In a world that is literally shattered and broken apart, having the ability to fly is an essential one, and in Aer the flight system is beautifully managed. With a single button in the air you transform with a flourish, and spread your wings. With a few flaps of those wings you speed up, you can turn and bank, dive and rise. There can be a lot of distance between islands, with a lot of empty space, and you’ll be flying a lot. So it is fantastic that the act of flying feels fun, fast, and satisfying. I can look out for visual cues indicating speed boosts in the form of wind channels, bursting through clouds feels invigorating, and diverting my journey slightly to investigate a floating island with a memory on it only adds to my pilgrimage.
Throughout the world you’ll need to unlock shrines, some of which requires solving a puzzle unique to the shrine. There is minimal information, figuring out the puzzle is all up to you, but I only ever felt ‘stuck’ on one puzzle, and that was only because I accidentally backtracked. They’re pretty straightforward, but there is a diverse range of puzzles for each shrine, and for inside the shrine itself.
As you make your journey you’ll encounter tablets and scrolls that record events that have happened, and through these you’ll piece together the history of this world, and a bit of your own history. But what really brings these history lessons to life are the echoes, the memories you find in the world, throughout the whole world.
Indicated by little symbols, once you light the lantern the memories are revealed to you. Some of them are quiet moments between friends, past explorers witnessing something remarkable. A lot of the memories capture dark moments of history, of the deaths, fighting, fear, people trying to escape, people trying to fight back.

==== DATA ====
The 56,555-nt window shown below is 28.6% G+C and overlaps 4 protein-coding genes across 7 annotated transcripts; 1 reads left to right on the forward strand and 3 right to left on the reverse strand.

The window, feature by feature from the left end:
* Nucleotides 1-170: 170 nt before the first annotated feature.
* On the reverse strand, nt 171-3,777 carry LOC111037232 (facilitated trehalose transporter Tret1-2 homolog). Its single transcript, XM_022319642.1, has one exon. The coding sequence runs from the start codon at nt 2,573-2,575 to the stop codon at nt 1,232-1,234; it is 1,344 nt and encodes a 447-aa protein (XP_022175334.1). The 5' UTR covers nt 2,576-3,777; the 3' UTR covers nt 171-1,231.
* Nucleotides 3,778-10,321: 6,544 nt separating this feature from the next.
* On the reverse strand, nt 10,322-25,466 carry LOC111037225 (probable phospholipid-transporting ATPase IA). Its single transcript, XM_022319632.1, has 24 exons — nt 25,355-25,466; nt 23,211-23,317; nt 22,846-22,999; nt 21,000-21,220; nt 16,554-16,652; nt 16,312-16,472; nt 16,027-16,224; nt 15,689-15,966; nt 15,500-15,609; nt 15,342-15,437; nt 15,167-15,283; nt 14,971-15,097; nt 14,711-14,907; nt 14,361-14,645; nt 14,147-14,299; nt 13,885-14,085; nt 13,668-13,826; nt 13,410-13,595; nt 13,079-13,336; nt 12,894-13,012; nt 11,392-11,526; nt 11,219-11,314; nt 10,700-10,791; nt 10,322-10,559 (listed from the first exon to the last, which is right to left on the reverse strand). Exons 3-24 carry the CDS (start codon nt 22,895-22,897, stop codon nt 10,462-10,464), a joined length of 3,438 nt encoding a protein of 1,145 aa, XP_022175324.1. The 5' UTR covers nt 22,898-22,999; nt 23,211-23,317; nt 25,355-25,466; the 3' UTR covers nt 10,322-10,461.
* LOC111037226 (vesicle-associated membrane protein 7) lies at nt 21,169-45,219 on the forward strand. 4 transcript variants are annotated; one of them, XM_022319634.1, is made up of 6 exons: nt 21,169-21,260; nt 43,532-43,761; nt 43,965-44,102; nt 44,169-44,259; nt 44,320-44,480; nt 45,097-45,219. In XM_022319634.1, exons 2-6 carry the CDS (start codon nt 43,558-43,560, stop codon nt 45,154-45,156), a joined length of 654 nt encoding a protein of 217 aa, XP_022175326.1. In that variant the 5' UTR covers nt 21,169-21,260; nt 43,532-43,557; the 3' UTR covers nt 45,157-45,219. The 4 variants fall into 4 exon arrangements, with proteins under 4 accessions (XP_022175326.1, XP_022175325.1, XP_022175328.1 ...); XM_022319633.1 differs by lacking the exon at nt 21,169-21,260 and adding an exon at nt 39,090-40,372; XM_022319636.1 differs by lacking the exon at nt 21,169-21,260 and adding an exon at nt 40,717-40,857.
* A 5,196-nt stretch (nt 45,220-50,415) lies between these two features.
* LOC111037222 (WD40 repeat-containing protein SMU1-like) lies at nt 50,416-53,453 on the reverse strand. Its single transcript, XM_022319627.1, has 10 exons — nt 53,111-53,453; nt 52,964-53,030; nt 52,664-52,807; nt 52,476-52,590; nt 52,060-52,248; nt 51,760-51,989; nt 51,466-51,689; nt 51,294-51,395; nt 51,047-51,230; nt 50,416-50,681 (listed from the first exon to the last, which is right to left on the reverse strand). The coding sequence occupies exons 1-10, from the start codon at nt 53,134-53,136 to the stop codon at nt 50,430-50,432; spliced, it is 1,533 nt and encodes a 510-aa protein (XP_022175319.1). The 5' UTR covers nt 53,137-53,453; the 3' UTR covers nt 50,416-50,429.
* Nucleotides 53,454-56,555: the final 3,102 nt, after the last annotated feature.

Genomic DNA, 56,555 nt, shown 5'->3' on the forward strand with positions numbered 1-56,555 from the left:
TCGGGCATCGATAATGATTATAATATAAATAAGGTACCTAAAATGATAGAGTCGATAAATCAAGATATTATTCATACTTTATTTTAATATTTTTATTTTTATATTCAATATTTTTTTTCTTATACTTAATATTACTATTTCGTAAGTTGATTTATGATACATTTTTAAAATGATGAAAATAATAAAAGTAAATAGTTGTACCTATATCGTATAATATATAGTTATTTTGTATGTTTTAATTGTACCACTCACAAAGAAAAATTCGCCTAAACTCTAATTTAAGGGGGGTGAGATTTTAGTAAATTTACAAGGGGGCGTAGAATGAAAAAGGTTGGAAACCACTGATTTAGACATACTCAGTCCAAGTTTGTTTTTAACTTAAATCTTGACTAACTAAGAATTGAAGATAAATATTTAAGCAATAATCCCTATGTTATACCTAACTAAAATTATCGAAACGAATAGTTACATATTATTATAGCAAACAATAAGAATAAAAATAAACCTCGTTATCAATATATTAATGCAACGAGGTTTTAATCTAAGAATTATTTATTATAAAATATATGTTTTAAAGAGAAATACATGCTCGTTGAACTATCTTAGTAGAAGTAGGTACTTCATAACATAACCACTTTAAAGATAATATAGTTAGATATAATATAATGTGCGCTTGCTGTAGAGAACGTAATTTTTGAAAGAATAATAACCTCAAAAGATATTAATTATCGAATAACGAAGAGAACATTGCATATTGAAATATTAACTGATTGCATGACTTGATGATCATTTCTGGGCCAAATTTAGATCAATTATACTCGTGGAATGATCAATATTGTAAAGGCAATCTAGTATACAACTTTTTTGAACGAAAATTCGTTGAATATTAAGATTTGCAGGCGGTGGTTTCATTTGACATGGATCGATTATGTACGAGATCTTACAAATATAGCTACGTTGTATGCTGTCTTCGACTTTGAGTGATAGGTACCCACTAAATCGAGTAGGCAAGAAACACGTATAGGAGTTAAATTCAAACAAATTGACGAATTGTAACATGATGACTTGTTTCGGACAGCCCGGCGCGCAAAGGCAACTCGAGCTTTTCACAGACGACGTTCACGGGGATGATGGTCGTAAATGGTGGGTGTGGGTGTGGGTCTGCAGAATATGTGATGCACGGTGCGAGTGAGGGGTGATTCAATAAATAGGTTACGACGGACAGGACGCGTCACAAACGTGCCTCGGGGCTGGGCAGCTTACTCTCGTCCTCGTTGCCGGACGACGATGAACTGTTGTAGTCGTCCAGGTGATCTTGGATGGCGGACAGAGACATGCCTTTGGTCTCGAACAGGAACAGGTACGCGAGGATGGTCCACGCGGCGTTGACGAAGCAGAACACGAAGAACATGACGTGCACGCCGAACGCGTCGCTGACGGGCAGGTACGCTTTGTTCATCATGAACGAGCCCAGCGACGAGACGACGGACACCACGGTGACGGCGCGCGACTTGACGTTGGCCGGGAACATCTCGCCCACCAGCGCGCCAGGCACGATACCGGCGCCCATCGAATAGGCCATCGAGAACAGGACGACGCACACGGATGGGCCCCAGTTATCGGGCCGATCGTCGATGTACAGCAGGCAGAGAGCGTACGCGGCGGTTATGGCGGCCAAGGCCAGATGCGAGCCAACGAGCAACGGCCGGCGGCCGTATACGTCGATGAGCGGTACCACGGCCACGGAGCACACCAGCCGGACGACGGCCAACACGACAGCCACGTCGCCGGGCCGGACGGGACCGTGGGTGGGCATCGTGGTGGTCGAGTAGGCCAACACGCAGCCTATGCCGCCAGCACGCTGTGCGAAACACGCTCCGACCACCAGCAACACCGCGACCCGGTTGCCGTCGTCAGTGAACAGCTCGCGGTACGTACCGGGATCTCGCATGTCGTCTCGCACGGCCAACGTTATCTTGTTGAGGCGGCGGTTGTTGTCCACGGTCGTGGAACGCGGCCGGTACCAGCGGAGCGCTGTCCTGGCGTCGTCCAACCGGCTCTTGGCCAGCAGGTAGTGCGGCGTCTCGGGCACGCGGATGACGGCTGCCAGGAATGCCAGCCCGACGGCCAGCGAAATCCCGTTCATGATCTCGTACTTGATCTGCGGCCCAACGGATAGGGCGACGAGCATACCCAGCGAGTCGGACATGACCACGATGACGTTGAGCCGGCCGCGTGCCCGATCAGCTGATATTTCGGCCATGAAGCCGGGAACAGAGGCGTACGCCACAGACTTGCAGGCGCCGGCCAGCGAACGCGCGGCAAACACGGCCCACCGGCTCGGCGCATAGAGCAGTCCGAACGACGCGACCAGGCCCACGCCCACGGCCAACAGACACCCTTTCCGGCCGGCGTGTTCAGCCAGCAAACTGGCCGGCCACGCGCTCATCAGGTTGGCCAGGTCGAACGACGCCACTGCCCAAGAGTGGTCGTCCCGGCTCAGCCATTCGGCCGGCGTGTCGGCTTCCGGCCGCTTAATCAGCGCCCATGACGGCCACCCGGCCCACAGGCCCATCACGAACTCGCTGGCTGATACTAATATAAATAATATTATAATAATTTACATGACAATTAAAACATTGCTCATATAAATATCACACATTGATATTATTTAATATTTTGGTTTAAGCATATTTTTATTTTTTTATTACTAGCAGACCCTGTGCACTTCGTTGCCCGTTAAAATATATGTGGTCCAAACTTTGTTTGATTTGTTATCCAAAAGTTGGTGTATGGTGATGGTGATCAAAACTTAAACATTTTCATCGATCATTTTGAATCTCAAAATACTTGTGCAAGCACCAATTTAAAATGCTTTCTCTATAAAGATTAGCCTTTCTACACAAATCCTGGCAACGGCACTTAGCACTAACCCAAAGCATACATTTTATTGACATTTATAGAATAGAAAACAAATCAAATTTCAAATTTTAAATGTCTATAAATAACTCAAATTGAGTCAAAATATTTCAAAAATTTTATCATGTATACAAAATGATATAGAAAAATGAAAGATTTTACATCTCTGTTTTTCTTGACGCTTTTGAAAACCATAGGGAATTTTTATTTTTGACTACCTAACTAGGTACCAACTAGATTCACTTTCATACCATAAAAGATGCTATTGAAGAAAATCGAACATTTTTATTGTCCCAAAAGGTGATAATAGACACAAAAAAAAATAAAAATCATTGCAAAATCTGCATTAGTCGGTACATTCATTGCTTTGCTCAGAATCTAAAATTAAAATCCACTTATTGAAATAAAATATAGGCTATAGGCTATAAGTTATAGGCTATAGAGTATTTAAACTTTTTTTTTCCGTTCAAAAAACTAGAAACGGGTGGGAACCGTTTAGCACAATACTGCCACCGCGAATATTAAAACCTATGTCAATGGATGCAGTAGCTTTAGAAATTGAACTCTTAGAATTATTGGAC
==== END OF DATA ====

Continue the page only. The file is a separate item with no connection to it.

Weirdly enough, the memory of a death that got to me the most was of an accident. A mundane, unremarkable accident.
The history becomes humanised, and I spent a lot of time flying around finding more of these echoes. And as I progressed, the memories told a story of greed and darkness, and one woman trying to prevent the end. I won’t say anymore about it, as finding these for yourself is a huge part of the experience.
Now, if I need to find one thing to nitpick about, it’s the platforming. Auk as a character is designed for flying around, but as a human, she can be a little tricky with her jumps. At times there would be a delay between pressing the jump button and actually jumping, and sometimes there would be no jump at all. And it happened just often enough to be quite frustrating, especially when I’ve solved the puzzle but I can’t clear this 3 foot gap in the floor.
I would get over my frustration once I’ve cleared the shrine and I’m back in the sky though.
Now, moving onto the music. It is bright and dark, open and feels like taking a deep breath into your lungs, or suffocating like you realise you’re a creature of the air and you are deep within this island, lost and trying to trust your path. Within caves and shrines it feels sombre and humbling, with the right combination of eerie notes to keep you on edge. But when you take flight, and the sun is shining, the music turns joyful and vibrant.
It fits the game and the art style, complimenting in a way that isn’t overwhelming nor redundant. And often I find myself leaning forward in my seat as the organ-like notes play, and I realise I’m about to see something special.
I heard about Aer a few years ago and thought it looked cool, and then forgot about it until I came across it on the Nintendo store. I picked it up, installed it, and forgot about it again until the holidays when I suddenly had a lot of spare time.
And I just fell in love with it.
I think we’ve all had our daydreams in that boring class where we looked out the window and wondered what it would feel like to be a bird. And I feel like Aer fulfilled that fantasy quite well. But to have such a satisfying flight mechanic, and then to combine it with the memories and snippets of information that encourages you to explore, the two becomes a wonderful combination, and even if I found myself crossing the entire map multiple times, it was fun and relaxing, and a bit exciting at times. It encourages you to take your time and your path, and I found a lot of enrichment in that. It’s a short game, but well worth the afternoon I took to just look around.
This week Zahra and Hazel talk news, Guest Reviewer Caroline reviews Binding of Isaac and Zahra runs us through Bright Memory: Infinite.
This week Paul and Rani talk gaming news and Paul guides us through the battleground that is Chivalry 2. Then Hazel regails us with a tail of gliding through the universe that is Exo One.
For the final show of 2021, Ezie and Elliott talk Game of The Year and discuss Halo Infinite after chatting about this weeks exciting Gaming News.